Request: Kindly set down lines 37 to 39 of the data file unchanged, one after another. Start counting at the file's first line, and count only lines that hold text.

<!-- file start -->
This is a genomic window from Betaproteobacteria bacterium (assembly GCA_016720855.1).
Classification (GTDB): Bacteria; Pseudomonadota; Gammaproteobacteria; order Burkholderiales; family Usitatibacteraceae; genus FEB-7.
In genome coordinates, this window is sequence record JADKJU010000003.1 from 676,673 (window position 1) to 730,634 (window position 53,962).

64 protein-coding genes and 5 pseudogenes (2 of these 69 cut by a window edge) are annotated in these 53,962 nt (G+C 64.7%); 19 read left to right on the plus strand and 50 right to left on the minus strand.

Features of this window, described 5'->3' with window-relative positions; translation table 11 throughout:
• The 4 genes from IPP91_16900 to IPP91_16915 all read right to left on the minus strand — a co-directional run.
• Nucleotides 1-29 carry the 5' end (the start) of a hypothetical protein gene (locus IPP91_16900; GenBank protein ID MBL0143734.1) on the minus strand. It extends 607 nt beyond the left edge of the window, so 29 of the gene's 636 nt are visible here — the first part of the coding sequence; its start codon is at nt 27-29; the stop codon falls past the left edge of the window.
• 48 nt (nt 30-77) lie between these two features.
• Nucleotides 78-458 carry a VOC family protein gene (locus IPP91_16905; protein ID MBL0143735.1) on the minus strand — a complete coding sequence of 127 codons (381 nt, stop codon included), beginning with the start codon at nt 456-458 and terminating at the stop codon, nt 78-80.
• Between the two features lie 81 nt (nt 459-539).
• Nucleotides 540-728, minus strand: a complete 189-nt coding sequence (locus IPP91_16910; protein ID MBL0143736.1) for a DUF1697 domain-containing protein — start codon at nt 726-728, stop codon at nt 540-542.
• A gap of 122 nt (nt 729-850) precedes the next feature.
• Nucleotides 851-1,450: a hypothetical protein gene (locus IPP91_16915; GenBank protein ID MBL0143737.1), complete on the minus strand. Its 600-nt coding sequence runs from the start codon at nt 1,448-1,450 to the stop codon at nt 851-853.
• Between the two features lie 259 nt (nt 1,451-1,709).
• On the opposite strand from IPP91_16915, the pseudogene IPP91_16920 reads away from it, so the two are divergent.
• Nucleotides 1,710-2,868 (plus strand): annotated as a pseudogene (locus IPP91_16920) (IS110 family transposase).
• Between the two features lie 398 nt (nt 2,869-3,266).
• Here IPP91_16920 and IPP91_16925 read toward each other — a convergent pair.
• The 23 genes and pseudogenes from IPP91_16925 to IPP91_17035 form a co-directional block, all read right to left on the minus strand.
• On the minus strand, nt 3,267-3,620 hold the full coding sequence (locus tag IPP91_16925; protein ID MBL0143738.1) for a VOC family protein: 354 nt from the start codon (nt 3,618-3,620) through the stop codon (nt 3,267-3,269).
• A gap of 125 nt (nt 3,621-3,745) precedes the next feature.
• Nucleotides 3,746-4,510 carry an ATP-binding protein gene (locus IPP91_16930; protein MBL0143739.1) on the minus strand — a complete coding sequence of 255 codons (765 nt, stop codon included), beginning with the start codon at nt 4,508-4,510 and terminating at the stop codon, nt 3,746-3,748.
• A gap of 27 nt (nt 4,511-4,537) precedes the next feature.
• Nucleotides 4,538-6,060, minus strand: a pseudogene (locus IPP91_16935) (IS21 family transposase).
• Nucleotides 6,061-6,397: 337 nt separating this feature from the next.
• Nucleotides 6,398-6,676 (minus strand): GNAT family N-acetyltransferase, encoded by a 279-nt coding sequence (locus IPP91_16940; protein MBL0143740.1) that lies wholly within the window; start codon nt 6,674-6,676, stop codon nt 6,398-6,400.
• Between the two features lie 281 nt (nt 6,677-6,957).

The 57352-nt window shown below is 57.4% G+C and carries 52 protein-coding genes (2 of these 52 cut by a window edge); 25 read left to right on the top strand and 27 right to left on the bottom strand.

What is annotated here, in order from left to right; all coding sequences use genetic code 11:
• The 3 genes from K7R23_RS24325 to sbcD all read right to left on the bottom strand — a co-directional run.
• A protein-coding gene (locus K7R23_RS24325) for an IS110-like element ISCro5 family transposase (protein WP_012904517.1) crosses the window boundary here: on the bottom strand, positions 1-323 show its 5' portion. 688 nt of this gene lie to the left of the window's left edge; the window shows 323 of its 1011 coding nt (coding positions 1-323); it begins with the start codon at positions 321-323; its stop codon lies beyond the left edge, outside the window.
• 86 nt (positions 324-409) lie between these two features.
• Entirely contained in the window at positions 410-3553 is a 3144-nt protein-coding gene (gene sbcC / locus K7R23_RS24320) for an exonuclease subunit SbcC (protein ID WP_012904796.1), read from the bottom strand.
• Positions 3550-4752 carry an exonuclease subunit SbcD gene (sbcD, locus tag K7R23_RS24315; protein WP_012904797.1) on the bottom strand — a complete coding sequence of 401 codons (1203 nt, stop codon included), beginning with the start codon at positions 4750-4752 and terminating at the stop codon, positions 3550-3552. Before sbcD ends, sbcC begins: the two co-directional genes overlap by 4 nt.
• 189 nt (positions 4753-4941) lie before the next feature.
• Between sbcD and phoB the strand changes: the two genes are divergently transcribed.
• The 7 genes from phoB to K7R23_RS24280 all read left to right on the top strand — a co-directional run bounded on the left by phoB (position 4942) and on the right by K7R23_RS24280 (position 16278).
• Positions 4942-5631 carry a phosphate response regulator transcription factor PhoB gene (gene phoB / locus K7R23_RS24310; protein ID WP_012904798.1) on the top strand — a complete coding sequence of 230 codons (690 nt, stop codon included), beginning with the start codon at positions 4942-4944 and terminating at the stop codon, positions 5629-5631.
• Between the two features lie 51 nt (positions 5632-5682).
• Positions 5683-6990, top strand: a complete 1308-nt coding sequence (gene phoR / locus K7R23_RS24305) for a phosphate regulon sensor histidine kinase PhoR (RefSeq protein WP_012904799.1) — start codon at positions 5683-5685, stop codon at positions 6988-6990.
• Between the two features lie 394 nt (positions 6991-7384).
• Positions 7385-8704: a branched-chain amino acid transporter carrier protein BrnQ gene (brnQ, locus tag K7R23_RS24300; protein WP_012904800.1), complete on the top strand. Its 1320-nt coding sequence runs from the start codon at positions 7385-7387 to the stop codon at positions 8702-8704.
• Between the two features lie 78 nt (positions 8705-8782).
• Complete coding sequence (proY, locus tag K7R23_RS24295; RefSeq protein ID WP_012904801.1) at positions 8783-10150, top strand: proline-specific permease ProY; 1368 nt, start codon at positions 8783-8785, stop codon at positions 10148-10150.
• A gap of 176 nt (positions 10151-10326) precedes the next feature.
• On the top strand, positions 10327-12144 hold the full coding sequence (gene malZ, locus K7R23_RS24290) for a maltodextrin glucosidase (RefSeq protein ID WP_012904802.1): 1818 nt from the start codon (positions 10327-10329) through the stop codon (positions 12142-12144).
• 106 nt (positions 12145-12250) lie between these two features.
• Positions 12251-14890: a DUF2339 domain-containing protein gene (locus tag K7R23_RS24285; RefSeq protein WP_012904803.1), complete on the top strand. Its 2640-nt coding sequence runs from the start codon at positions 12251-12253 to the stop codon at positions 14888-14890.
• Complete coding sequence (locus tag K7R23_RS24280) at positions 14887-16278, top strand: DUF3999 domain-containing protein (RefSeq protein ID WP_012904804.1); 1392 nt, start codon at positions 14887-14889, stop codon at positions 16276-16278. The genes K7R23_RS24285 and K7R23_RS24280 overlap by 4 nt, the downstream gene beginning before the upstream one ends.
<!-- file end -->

• The 7 genes from phoB to K7R23_RS24280 all read left to right on the top strand — a co-directional run bounded on the left by phoB (position 4942) and on the right by K7R23_RS24280 (position 16278).
• Positions 4942-5631 carry a phosphate response regulator transcription factor PhoB gene (gene phoB / locus K7R23_RS24310; protein ID WP_012904798.1) on the top strand — a complete coding sequence of 230 codons (690 nt, stop codon included), beginning with the start codon at positions 4942-4944 and terminating at the stop codon, positions 5629-5631.
• Between the two features lie 51 nt (positions 5632-5682).